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Chairperson of the Campaign Financing Committee and Member of the Electoral Commission of Jamaica (ECJ), Dorothy Pine-McLarty, has urged residents of Portland to participate in discussions on issues relating to political party financing.
Speaking at a public forum held on Thursday (July 3) at the Port Antonio High School auditorium, Port Antonio, Portland, to discuss campaign financing for Jamaican political parties, Mrs. Pine-McLarty said the discussions were necessary based on the challenges in the country. She said the Commission is expected to make a report on the rules and regulations on party financing to Parliament later this year.
“Do not let us become spectators to the challenges facing our country. Therefore these discussions are absolutely necessary. Don’t just sit on the fence, we need to hear from you, so that we can preserve not only this wonderful and world renowned electoral system we have, but also our democracy,” she added.
In outlining the recommendations to be made to Parliament, Mrs. Pine-McLarty said the ECJ wants all political parties to be registered with the Commission through their parties or as independent entities. The procedures for registration, she said, will include the grounds on which an application for registration would be refused and the obligations of registered political parties and candidates.
The ECJ is also proposing that political parties separate administrative expenditure from funds for political campaigning. She added that the accounts must show what they have spent for administration and what they have spent for political campaigning.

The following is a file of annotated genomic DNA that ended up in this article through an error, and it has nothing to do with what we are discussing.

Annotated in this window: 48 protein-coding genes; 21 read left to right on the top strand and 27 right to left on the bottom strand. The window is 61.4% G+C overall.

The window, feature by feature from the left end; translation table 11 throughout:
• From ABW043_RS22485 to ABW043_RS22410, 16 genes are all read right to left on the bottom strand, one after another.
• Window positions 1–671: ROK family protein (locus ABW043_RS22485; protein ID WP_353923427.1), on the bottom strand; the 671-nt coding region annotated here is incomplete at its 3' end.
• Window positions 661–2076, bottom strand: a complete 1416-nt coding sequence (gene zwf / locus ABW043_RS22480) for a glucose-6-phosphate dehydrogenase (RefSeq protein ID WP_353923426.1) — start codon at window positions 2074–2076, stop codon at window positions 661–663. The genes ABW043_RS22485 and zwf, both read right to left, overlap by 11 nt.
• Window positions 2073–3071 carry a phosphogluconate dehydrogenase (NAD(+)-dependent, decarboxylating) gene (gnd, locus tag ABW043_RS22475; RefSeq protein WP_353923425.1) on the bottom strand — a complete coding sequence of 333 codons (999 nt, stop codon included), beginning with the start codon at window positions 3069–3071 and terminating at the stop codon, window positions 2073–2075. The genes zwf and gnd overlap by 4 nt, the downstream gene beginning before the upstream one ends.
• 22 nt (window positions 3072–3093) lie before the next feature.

“We feel that a ceiling, a maximum of $5 million for campaign expenditure should be put in place for each constituency and this should be inclusive of the funds that the candidate is able to collect,” she said.
It is also the Commission’s view, that candidates should disclose all banks and financial institutions that have provided funding through any corporation, partnership, trust, or trust fund, or any organization that the candidate has set up.
Additionally, she said, that organizations receiving payment from political parties for goods or services in excess of $25,000 must file a report on a quarterly basis with the Electoral Commission.
Participants were separated into groups and discussed several issues on party financing after which presentations were made by the facilitators. The groups examined questions such as: whether a limit should be set on the amount of money that a party can receive from any one individual, special interest group or large business for its political campaign; what could be considered as an acceptable source of funding for a party’s political campaign; and could a company be at risk in any way if information about its contribution to a party is made public.
The event was the first of three forums to be organised jointly by the ECJ and Friedrich Ebert Stiftung, a non-profit organization committed to the ideals of social democracy. Other fora are scheduled to take place in Montego Bay, Kingston and Mandeville.